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Research Christmas 2013: Research

Were James Bond’s drinks shaken because of alcohol induced tremor?

BMJ 2013; 347 doi: https://doi.org/10.1136/bmj.f7255 (Published 12 December 2013) Cite this as: BMJ 2013;347:f7255
  1. Graham Johnson, ST5 emergency medicine1,
  2. Indra Neil Guha, clinical associate professor of hepatology2,
  3. Patrick Davies, consultant paediatric intensive care3
  1. 1Emergency Department, Royal Derby Hospital, Derby
  2. 2NIHR Nottingham Digestive Diseases Biomedical Research Unit, University of Nottingham
  3. 3Paediatric Intensive Care Department, Nottingham University Hospitals NHS Trust, Nottingham
  1. Correspondence to: P Davies patrick.davies{at}nuh.nhs.uk
  • Accepted 27 November 2013

Abstract

Objective To quantify James Bond’s consumption of alcohol as detailed in the series of novels by Ian Fleming.

Design Retrospective literature review.

Setting The study authors’ homes, in a comfy chair.

Participants Commander James Bond, 007; Mr Ian Lancaster Fleming.

Main outcome measures Weekly alcohol consumption by Commander Bond.

Methods All 14 James Bond books were read by two of the authors. Contemporaneous notes were taken detailing every alcoholic drink taken. Predefined alcohol unit levels were used to calculate consumption. Days when Bond was unable to consume alcohol (such as through incarceration) were noted.

Results After exclusion of days when Bond was unable to drink, his weekly alcohol consumption was 92 units a week, over four times the recommended amount. His maximum daily consumption was 49.8 units. He had only 12.5 alcohol free days out of 87.5 days on which he was able to drink.

Conclusions James Bond’s level of alcohol intake puts him at high risk of multiple alcohol related diseases and an early death. The level of functioning as displayed in the books is inconsistent with the physical, mental, and indeed sexual functioning expected from someone drinking this much alcohol. We advise an immediate referral for further assessment and treatment, a reduction in alcohol consumption to safe levels, and suspect that the famous catchphrase “shaken, not stirred” could be because of alcohol induced tremor affecting his hands.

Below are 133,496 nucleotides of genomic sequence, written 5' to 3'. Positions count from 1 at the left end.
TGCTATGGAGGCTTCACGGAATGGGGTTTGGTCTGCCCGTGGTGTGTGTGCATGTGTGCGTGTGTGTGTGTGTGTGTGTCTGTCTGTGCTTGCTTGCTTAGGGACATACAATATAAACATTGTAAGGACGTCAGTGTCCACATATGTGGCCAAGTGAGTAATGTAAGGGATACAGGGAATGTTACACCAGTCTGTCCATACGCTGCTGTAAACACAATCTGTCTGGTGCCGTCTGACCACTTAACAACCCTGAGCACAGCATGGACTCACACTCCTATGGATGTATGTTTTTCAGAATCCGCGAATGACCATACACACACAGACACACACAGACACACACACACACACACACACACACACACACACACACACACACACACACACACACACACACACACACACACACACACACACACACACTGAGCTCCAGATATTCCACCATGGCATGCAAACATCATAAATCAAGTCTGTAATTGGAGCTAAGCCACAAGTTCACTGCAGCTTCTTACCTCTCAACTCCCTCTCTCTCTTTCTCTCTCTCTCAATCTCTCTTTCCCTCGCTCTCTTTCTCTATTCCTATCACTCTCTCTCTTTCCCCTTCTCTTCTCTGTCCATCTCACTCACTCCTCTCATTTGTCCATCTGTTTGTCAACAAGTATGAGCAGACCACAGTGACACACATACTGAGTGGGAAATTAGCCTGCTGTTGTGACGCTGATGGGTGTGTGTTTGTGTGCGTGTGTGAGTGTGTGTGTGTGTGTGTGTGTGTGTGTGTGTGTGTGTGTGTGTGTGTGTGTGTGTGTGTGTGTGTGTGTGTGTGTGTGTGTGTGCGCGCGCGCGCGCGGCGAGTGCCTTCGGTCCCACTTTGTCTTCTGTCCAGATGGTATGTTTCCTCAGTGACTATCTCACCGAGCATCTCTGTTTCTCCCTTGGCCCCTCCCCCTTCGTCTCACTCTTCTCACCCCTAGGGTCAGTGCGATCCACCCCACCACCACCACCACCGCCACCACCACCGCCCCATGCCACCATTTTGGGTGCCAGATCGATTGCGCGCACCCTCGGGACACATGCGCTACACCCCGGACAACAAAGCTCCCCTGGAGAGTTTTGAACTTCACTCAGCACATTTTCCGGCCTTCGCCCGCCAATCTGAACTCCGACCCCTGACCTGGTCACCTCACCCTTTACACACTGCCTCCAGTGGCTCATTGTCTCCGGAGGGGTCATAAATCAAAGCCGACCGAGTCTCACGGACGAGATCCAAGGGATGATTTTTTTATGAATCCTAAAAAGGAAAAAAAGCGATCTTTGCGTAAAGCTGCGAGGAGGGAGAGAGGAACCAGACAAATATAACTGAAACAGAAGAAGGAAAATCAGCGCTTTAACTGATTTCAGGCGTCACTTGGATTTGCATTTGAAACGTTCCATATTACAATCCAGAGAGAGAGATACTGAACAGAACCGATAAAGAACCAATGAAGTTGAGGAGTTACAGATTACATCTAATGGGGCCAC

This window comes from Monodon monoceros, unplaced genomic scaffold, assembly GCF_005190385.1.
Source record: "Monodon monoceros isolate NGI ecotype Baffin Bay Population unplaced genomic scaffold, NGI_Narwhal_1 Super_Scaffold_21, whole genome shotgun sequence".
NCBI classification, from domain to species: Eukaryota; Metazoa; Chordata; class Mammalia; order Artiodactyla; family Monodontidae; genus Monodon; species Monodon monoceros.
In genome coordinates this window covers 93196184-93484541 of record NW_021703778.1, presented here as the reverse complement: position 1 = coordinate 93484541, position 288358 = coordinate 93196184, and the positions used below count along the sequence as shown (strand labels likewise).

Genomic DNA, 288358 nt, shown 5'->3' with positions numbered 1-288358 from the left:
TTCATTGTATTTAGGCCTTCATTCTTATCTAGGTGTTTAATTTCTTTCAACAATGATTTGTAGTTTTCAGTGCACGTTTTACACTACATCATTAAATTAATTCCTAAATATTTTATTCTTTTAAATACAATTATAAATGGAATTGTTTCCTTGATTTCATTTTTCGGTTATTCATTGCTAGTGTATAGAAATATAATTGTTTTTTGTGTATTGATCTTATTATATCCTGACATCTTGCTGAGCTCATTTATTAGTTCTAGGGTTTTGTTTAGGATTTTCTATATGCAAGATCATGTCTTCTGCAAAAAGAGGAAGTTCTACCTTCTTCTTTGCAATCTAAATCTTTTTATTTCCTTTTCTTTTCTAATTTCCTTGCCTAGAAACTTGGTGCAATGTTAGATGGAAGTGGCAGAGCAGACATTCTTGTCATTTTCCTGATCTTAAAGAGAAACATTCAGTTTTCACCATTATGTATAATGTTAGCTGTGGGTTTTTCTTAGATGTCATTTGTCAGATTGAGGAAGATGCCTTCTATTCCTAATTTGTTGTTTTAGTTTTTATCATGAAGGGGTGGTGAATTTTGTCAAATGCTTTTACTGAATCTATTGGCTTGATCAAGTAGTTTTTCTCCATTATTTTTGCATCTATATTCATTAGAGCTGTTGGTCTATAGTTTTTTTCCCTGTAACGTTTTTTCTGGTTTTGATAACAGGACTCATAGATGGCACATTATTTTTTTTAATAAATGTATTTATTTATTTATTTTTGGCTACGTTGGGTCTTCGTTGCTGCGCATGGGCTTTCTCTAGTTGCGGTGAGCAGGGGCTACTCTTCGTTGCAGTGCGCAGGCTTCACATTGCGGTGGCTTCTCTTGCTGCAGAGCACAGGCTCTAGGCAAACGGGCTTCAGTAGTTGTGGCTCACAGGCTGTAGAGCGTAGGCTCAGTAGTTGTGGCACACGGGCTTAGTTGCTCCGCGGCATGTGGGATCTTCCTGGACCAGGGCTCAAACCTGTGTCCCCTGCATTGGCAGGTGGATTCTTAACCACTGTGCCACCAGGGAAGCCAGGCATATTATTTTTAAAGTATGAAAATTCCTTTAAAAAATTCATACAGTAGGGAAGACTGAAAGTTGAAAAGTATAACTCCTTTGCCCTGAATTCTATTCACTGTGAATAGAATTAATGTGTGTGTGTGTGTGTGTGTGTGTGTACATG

Footnotes

  • Contributors: GJ read half of the books, and drafted and edited the paper. ING edited the paper and added much hepatology advice. PD developed the hypothesis, read half the books, and edited the manuscript.

  • Funding: No funding was sought for this study. The original books were already owned by two of the study authors.

  • Competing Interests: All authors have completed the ICMJE uniform disclosure form at www.icmje.org/coi_disclosure.pdf and declare: no support from any organisation for the submitted work; no financial relationships with any organisations that might have an interest in the submitted work in the previous three years; no other relationships or activities that could appear to have influenced the submitted work.

  • Ethical approval: The impact of this study on fictional British spies was thought to be minimal and therefore ethical approval was not sought for this study.No consent has been sought from the Commander Bond chronicled in the original Ian Fleming novels. The barrier to this chiefly being his fictional nature meaning he is unable to give valid consent.

  • Data sharing: Technical appendix and dataset are available from the corresponding author.

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